“Penguin Bloom” (PG) ***
AS an example of high cinematic creative values, some people may consider Glendyn Ivin’s filming of a story about how a magpie pointed a crippled young mother’s course toward emotional resurrection to be a bit ordinary. But that’s not its point.
After falling from a rooftop in a Thai resort hotel, exceptionally-fit, sport-loving Samantha Bloom (played by Naomi Watts) will never walk again.
So how does that relate to penguins? The eldest of her three small sons rescued an injured young magpie and named it Penguin. In time, it became the family’s pet. It grew up. It flew away.
It probably never understood its crucial contribution to not only Samantha’s emotional salvage while it was a member of the family in its Sydney home but also her eventually becoming a medal-winning athlete in a sport that can be performed sitting down – kayaking.
Sam’s professional photographer husband Cameron (Andrew Lincoln) and the boys learned how to run the house. Mother Jan (Jacki Weaver) and sister Megan (Gia Carides) would visit her regularly. But it was Gaye Hatfield (Rachel House) who runs a kayak-hire business on Pittwater (I think – that’s where it looks like) who guided Sam’s self esteem to recovery and restoration.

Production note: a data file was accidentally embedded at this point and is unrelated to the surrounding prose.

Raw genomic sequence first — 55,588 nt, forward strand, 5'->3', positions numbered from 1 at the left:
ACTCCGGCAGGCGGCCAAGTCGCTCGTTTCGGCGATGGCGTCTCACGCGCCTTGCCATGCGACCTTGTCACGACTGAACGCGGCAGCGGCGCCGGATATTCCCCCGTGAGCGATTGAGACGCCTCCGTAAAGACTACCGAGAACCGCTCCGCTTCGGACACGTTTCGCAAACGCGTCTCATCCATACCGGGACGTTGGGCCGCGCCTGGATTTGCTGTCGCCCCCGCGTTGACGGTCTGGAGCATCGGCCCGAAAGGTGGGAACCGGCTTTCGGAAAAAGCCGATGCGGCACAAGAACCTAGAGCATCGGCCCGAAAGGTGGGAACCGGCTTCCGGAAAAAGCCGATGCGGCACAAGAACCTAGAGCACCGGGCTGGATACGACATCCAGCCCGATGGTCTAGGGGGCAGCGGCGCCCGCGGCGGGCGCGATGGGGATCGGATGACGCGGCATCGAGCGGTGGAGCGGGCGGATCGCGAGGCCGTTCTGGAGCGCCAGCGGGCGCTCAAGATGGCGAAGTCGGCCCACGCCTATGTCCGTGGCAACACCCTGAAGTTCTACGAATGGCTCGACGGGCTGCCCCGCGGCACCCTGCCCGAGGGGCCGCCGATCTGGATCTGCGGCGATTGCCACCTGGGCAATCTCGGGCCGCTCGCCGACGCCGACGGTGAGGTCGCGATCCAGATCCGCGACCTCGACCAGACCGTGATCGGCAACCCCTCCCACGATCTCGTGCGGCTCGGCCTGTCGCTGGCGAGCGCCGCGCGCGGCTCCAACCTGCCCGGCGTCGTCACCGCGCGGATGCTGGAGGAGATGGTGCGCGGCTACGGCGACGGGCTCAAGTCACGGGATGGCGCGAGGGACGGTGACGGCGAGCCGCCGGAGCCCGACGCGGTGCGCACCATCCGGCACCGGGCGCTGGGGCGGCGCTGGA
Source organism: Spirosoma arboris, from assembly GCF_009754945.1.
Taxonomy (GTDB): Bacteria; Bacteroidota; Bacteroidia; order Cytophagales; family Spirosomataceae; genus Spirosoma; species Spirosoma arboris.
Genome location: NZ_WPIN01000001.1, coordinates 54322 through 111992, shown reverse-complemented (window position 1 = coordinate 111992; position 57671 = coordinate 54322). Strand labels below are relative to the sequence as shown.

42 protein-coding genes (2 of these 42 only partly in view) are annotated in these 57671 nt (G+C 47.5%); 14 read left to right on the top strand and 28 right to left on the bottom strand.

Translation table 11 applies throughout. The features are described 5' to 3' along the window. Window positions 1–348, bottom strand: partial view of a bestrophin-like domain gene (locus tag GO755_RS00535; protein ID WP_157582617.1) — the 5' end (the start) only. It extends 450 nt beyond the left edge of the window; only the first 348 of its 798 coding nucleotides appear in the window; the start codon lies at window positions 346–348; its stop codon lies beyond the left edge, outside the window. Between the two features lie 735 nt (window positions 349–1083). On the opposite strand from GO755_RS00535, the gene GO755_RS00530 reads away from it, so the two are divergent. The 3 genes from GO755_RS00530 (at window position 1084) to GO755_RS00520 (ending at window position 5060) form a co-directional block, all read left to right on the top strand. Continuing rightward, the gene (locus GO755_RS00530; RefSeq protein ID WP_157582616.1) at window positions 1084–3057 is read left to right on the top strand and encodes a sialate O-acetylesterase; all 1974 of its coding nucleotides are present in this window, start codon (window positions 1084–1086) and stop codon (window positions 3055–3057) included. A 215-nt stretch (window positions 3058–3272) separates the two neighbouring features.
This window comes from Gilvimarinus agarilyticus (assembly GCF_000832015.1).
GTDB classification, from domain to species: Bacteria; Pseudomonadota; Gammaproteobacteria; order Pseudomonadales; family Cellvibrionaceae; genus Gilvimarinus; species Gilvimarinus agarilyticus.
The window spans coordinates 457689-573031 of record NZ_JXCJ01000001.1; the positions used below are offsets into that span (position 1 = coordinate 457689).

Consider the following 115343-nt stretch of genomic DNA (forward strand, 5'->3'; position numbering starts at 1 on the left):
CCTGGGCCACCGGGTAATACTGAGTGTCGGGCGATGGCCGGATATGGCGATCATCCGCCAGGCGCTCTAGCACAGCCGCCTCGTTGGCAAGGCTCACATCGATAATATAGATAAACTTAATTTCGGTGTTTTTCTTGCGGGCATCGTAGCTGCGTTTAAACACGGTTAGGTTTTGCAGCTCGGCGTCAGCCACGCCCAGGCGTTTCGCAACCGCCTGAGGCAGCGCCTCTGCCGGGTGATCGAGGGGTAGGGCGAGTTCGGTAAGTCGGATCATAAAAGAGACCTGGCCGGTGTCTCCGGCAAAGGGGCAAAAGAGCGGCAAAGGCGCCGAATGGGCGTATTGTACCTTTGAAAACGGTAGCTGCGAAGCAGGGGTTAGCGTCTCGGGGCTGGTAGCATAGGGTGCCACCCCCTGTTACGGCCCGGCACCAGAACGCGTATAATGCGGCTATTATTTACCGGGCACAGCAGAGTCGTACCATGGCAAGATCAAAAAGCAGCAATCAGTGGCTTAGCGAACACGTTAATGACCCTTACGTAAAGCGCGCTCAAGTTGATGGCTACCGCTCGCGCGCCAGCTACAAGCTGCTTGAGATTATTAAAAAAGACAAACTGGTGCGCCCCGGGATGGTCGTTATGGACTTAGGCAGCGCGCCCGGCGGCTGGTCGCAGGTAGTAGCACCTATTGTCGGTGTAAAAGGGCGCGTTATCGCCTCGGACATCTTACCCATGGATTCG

The performances are adequate. The locations are proudly Australian (except for brief sequences visiting the holiday accident in Thailand). The narrative is matter-of-fact.
The magpie (I think I counted in the end titles for seven different birds named as playing Penguin) is co-operative and kinda cute.
Conclusions? Cinematic values – competent but not up there with the greats. Human values – powerful without being overpowering.
We might well see “Penguin Bloom” among the nominees when the time for peer-group awards next comes around. Its ability to polarise audience response is powerful, one way or the other.
At all cinemas